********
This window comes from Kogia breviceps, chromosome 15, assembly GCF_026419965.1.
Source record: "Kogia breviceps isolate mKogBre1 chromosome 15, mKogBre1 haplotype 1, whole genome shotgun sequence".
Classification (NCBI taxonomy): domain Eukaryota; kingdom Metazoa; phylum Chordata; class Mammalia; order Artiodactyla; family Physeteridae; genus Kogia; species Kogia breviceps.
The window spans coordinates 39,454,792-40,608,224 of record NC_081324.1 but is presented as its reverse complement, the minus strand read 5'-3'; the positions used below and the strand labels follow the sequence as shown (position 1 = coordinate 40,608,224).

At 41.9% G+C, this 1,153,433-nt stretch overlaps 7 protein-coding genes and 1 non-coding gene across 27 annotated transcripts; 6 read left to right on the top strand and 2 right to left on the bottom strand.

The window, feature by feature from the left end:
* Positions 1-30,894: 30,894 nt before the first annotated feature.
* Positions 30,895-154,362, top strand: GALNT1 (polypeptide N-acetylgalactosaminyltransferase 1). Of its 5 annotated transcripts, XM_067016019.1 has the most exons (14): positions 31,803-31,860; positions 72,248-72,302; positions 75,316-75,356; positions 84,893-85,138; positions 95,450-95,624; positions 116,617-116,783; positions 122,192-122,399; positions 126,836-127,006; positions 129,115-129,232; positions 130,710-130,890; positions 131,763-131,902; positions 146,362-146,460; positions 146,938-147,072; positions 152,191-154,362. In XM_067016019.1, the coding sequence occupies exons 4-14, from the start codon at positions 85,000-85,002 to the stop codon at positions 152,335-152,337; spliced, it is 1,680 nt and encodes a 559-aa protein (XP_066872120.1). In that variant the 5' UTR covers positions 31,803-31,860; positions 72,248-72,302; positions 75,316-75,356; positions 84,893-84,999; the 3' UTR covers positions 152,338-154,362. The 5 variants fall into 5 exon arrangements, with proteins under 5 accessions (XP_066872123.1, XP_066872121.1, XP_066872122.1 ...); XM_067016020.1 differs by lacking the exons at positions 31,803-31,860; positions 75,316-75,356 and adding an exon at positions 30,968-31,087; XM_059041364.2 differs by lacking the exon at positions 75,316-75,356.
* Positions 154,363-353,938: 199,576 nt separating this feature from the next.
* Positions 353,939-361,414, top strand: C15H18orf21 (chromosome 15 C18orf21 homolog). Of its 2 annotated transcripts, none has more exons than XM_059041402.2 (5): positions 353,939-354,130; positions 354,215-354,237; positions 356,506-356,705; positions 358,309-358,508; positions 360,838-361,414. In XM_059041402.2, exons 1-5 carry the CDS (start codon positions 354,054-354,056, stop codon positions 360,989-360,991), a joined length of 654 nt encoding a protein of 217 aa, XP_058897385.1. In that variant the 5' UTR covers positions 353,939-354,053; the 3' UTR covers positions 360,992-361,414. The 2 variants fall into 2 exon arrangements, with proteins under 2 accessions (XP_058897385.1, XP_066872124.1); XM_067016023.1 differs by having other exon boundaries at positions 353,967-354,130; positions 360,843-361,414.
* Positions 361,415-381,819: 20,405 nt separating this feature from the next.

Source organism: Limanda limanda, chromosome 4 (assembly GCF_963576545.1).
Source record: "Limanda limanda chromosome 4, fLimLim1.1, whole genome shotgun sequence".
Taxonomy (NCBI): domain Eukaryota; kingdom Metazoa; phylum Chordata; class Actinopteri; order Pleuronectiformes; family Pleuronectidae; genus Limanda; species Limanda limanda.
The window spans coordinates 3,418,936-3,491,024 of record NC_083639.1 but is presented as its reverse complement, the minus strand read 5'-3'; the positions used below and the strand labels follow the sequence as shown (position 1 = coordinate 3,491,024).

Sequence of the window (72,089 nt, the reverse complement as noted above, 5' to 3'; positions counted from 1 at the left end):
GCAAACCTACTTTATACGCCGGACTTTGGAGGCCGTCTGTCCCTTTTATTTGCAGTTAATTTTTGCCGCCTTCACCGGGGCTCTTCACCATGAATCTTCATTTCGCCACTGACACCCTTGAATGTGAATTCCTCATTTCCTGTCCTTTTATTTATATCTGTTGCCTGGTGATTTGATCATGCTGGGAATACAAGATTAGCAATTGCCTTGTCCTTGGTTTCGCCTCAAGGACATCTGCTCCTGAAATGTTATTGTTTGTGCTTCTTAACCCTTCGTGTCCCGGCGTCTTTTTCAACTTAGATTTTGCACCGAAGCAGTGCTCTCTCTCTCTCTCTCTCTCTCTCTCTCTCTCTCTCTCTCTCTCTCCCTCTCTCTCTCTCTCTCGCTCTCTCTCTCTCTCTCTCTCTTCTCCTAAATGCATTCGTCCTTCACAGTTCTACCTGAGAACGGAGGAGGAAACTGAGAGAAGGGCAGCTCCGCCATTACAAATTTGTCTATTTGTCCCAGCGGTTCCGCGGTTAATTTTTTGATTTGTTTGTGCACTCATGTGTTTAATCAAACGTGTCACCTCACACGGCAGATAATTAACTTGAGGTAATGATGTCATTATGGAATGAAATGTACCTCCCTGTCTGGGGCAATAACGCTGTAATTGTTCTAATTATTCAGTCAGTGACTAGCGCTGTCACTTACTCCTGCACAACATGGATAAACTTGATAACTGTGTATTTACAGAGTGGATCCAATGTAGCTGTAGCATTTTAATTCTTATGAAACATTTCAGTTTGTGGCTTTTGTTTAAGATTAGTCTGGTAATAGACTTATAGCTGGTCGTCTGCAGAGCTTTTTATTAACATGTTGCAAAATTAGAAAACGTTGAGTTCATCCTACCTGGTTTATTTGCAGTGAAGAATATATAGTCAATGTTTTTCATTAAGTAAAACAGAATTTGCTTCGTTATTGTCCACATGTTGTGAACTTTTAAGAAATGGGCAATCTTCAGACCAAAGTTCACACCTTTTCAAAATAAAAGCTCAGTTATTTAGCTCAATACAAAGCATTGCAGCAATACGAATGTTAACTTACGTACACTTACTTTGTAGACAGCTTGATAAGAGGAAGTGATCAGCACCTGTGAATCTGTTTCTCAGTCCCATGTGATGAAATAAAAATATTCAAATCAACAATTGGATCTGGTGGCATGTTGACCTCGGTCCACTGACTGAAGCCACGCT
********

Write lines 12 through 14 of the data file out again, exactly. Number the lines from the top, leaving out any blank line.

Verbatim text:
Source organism: Limanda limanda, chromosome 4 (assembly GCF_963576545.1).
Source record: "Limanda limanda chromosome 4, fLimLim1.1, whole genome shotgun sequence".
Taxonomy (NCBI): domain Eukaryota; kingdom Metazoa; phylum Chordata; class Actinopteri; order Pleuronectiformes; family Pleuronectidae; genus Limanda; species Limanda limanda.